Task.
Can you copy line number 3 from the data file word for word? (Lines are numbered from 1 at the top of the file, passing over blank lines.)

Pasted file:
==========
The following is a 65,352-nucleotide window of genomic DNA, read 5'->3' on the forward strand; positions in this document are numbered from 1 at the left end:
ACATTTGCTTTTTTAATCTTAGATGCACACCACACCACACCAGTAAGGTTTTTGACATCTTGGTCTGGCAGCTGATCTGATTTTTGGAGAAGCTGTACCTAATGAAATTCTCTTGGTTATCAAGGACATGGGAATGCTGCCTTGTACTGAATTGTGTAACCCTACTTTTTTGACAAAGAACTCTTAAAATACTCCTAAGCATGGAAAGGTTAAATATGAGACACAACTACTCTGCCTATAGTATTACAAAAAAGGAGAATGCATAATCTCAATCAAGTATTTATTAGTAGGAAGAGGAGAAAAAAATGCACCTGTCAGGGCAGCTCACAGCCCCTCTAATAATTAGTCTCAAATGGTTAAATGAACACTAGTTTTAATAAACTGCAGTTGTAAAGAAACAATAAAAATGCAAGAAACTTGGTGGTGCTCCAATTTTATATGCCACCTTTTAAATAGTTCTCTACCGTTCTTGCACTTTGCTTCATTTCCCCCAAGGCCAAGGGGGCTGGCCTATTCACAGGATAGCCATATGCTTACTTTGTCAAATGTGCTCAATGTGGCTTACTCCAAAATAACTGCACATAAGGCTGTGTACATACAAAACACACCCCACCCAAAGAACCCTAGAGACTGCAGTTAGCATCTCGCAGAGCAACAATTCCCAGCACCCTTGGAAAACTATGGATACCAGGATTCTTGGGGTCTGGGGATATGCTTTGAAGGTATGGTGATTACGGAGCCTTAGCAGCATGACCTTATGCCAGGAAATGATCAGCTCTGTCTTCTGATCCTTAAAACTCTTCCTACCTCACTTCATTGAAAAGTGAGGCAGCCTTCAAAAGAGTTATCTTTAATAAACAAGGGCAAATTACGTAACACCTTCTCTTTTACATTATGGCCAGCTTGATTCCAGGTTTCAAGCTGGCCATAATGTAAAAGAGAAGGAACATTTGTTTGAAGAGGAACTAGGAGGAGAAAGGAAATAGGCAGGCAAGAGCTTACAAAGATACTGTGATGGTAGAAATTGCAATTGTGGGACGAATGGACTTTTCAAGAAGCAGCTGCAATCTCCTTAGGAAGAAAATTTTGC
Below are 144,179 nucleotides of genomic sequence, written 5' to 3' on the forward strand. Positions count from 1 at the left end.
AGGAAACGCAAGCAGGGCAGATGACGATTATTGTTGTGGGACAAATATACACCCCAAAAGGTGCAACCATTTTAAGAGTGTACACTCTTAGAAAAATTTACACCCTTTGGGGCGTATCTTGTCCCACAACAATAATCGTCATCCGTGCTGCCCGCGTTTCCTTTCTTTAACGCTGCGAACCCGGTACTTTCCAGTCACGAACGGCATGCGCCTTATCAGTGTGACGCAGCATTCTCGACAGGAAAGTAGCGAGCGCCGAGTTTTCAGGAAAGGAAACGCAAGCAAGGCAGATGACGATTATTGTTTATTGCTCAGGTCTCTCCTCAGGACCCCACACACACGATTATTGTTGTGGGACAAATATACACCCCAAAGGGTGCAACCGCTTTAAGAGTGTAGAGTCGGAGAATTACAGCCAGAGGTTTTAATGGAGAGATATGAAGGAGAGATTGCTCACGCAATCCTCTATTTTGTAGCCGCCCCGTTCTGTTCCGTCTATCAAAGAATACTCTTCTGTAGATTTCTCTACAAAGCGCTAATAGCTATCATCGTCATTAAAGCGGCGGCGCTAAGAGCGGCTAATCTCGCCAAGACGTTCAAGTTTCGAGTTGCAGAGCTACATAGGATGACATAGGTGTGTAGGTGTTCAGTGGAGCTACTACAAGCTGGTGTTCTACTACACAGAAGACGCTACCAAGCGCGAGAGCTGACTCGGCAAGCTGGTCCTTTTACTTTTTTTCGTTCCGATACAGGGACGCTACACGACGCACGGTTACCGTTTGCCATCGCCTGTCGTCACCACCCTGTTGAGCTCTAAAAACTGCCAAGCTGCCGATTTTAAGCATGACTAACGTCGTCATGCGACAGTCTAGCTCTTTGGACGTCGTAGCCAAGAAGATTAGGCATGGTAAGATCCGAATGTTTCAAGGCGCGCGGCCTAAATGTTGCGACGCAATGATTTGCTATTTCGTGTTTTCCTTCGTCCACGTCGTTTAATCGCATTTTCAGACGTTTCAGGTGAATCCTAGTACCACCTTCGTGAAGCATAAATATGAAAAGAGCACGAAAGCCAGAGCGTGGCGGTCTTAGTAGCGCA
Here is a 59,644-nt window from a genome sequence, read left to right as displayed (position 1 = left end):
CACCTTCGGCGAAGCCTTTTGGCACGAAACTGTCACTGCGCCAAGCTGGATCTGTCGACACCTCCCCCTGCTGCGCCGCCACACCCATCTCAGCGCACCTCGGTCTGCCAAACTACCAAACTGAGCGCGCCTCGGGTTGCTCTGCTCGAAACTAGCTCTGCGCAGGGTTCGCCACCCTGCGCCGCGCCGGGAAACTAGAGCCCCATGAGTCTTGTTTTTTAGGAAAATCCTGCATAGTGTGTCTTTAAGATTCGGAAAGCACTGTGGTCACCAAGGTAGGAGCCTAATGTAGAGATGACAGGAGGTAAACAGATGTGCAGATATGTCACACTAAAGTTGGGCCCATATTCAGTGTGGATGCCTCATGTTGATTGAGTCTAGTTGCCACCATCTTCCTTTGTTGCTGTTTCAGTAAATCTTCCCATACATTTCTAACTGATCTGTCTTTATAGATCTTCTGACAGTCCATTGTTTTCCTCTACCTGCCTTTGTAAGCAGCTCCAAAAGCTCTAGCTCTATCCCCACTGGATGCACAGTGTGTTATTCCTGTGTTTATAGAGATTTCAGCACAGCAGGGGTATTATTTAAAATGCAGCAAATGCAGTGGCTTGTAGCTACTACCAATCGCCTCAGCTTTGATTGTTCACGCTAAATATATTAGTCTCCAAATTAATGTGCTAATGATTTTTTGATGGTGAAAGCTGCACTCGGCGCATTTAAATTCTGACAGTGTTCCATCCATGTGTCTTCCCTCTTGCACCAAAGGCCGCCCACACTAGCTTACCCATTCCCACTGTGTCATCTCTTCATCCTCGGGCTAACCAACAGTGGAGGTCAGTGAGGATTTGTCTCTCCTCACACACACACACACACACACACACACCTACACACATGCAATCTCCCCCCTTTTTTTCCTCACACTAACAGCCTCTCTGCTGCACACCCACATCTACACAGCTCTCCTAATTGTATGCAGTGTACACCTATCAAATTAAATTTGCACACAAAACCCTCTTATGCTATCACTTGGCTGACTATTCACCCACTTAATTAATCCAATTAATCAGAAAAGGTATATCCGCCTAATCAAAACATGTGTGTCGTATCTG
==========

Below are 144,179 nucleotides of genomic sequence, written 5' to 3' on the forward strand. Positions count from 1 at the left end.